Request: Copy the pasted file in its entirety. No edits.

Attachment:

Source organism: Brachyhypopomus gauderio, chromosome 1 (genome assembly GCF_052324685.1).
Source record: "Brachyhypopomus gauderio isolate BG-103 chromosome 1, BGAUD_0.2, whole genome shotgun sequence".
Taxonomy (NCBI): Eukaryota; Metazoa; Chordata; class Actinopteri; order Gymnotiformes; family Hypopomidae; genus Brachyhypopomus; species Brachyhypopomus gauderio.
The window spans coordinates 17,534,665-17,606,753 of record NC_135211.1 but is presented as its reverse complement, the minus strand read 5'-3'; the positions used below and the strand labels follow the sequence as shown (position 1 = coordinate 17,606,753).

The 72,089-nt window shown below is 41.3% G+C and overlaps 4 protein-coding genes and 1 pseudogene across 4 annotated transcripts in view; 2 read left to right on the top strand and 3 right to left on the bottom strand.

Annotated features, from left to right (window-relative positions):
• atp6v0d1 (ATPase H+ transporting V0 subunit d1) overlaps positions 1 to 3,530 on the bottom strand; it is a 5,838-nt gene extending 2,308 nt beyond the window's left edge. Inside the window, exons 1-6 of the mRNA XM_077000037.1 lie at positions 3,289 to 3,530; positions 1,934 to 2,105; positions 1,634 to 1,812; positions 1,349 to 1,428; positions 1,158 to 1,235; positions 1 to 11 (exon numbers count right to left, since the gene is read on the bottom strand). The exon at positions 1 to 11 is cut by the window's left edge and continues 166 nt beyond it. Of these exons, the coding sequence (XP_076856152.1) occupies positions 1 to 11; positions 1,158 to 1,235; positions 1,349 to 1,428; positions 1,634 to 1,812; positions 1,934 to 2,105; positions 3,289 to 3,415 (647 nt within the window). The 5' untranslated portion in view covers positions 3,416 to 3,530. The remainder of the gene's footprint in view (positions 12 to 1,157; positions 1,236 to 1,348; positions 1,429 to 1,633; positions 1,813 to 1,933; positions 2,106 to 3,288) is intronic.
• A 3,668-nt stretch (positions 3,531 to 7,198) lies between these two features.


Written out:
Source organism: Brachyhypopomus gauderio, chromosome 1 (genome assembly GCF_052324685.1).
Source record: "Brachyhypopomus gauderio isolate BG-103 chromosome 1, BGAUD_0.2, whole genome shotgun sequence".
Taxonomy (NCBI): Eukaryota; Metazoa; Chordata; class Actinopteri; order Gymnotiformes; family Hypopomidae; genus Brachyhypopomus; species Brachyhypopomus gauderio.
The window spans coordinates 17,534,665-17,606,753 of record NC_135211.1 but is presented as its reverse complement, the minus strand read 5'-3'; the positions used below and the strand labels follow the sequence as shown (position 1 = coordinate 17,606,753).

The 72,089-nt window shown below is 41.3% G+C and overlaps 4 protein-coding genes and 1 pseudogene across 4 annotated transcripts in view; 2 read left to right on the top strand and 3 right to left on the bottom strand.

Annotated features, from left to right (window-relative positions):
• atp6v0d1 (ATPase H+ transporting V0 subunit d1) overlaps positions 1 to 3,530 on the bottom strand; it is a 5,838-nt gene extending 2,308 nt beyond the window's left edge. Inside the window, exons 1-6 of the mRNA XM_077000037.1 lie at positions 3,289 to 3,530; positions 1,934 to 2,105; positions 1,634 to 1,812; positions 1,349 to 1,428; positions 1,158 to 1,235; positions 1 to 11 (exon numbers count right to left, since the gene is read on the bottom strand). The exon at positions 1 to 11 is cut by the window's left edge and continues 166 nt beyond it. Of these exons, the coding sequence (XP_076856152.1) occupies positions 1 to 11; positions 1,158 to 1,235; positions 1,349 to 1,428; positions 1,634 to 1,812; positions 1,934 to 2,105; positions 3,289 to 3,415 (647 nt within the window). The 5' untranslated portion in view covers positions 3,416 to 3,530. The remainder of the gene's footprint in view (positions 12 to 1,157; positions 1,236 to 1,348; positions 1,429 to 1,633; positions 1,813 to 1,933; positions 2,106 to 3,288) is intronic.
• A 3,668-nt stretch (positions 3,531 to 7,198) lies between these two features.